The scale was designed by [11] and consists of 16 items on 5-point Likert scale from 1 (strongly disagree) to 5 (strongly agree), of two dimensions; self-liking and self-competence. Scoring system self-competence/self-liking; low for < 50% (0–19), fair 50–< 75% (20–29), and good for ≥ 75% (30–40).

Content validity and reliability

Validity of tools II and III were tested for their content by a jury of five experts in the field of psychiatric and mental health nursing to ascertain relevance and completeness of the tools and the needed modifications were done. Tools II and III reliability were assessed by Cronbach’s alpha through measuring their internal consistency. They show good level of reliability as follows: QOL score (α = 0.737), self-competence score (α = 0.742), and self-liking score (α = 0.741).

Pilot study

The researchers conducted a pilot study on 10% of the study sample (20 cases, 10 from each group) to test the applicability of the data collection tool and the feasibility of the study. It was done to assess the study questionnaire clearness, easiness, and feasibility, as well as to estimate the required time to complete the questionnaire. Based on the pilot study results, some changes made to the questionnaire were mostly rephrasing and using simpler semantic for the statements, and adding some modifications was made to the instruments. Self-liking/self-competence scale (consisting of 16 items). The experts in the field of psychiatric and mental health nursing recommended classifying into two dimensions of self-esteem (8-point self-liking and 8-point self-competence). Also, define the three items need to be reversed before scoring regarding WHOQOL-Brief scale. Sample who took part in the pilot study were not included in the main study.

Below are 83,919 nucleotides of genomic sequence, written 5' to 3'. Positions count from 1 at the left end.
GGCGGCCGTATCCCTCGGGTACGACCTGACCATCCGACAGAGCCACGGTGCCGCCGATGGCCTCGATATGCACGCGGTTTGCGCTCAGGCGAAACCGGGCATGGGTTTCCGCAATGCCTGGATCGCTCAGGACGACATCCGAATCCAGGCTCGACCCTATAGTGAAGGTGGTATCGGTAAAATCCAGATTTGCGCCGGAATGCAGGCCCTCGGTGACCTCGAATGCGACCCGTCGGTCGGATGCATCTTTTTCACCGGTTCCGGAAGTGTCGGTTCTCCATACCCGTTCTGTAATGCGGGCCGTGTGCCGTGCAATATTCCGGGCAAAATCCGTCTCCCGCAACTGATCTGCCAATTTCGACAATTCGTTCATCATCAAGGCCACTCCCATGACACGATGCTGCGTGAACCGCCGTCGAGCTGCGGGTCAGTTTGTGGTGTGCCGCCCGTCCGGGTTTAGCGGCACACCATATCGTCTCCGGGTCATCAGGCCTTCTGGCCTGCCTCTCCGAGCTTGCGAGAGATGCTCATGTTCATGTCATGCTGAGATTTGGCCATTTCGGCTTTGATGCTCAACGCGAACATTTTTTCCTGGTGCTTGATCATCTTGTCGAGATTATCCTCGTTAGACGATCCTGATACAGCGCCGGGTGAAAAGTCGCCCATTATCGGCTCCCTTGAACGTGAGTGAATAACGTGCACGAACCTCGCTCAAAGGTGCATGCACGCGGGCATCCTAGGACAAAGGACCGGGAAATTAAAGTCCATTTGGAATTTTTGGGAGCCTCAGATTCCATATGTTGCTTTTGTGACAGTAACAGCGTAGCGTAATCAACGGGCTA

Statistical data analysis

All data were collected, tabulated and statistically analyzed using SPSS 20.0 for windows (SPSS Inc., Chicago, IL, USA 2011). Quantitative data were expressed as the mean ± SD and (range), and qualitative data were expressed as absolute frequencies (number) and relative frequencies (percentage). Percent of categorical variables were compared using chi-square test. Spearman correlation coefficient was calculated to assess relationship between various study variables, (+) sign indicate direct correlation and (−) sign indicate inverse correlation, also values near to 1 indicate strong correlation and values near 0 indicate weak correlation. All tests were two sided. P value < 0.05 was considered statistically significant (S), and p value ≥ 0.05 was considered statistically insignificant (NS).